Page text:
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Ankle sprain is one of the most common sports injuries. Soccer players are particularly susceptible to distortion or rupture of the lateral ankle ligaments. Functional treatment in cases where an invasive procedure is not indicated is standard, and return to sport is achieved in due time.1 However, functional ankle stability depends not only on intact ligaments but far more on muscular control, coordination, and proprioception of the joint.2–7 Rehabilitation of ankle sprains therefore aims to improve muscular function to prevent further injuries. Different techniques and exercises have therefore been established.

Rock climbing has become a very popular sport. Indoor climbing walls are now available even in smaller cities and provide access to a broad population. Rock climbing has recently been used as therapy or rehabilitation for different indications. Bouldering walls, on which rope-less climbing just above a well padded floor is possible, enable a physiotherapist to stand directly behind the patient and give advice about movements and climbing tasks. Climbing movements are mostly slow, well controlled, have low impact, and offer many different positions of the tibiotalar and subtalar joints. Rock climbing requires mostly isometric control for many different positions of the ankle joint and would therefore be ideal for the rehabilitation of ligament injuries such as ankle sprains (fig 1).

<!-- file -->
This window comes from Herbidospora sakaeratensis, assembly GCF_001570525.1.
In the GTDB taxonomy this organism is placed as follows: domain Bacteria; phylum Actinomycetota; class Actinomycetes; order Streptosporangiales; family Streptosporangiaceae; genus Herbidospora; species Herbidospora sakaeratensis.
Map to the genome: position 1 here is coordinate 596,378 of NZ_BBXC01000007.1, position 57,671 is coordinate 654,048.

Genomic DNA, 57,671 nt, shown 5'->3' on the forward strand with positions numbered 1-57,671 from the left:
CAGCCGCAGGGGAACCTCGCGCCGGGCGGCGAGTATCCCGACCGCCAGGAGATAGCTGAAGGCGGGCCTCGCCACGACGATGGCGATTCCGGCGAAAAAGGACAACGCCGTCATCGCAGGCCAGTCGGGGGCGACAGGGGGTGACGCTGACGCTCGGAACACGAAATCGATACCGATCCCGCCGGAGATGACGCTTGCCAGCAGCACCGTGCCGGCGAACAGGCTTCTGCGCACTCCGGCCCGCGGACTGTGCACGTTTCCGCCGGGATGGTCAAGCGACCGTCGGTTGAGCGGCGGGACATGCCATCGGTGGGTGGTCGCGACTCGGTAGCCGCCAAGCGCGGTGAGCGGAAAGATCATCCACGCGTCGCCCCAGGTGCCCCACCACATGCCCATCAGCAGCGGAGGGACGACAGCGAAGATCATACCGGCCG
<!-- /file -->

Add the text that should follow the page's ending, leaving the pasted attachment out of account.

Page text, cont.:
Figure 1

 During rock climbing, the foot has to be held isometrically in many different positions. Supinated (A) and pronated (B) position of the ankle of a climber with a typical climbing shoe. Slope (C) and tip (D) stand with extension or flexion. Consent was obtained for publication of this figure.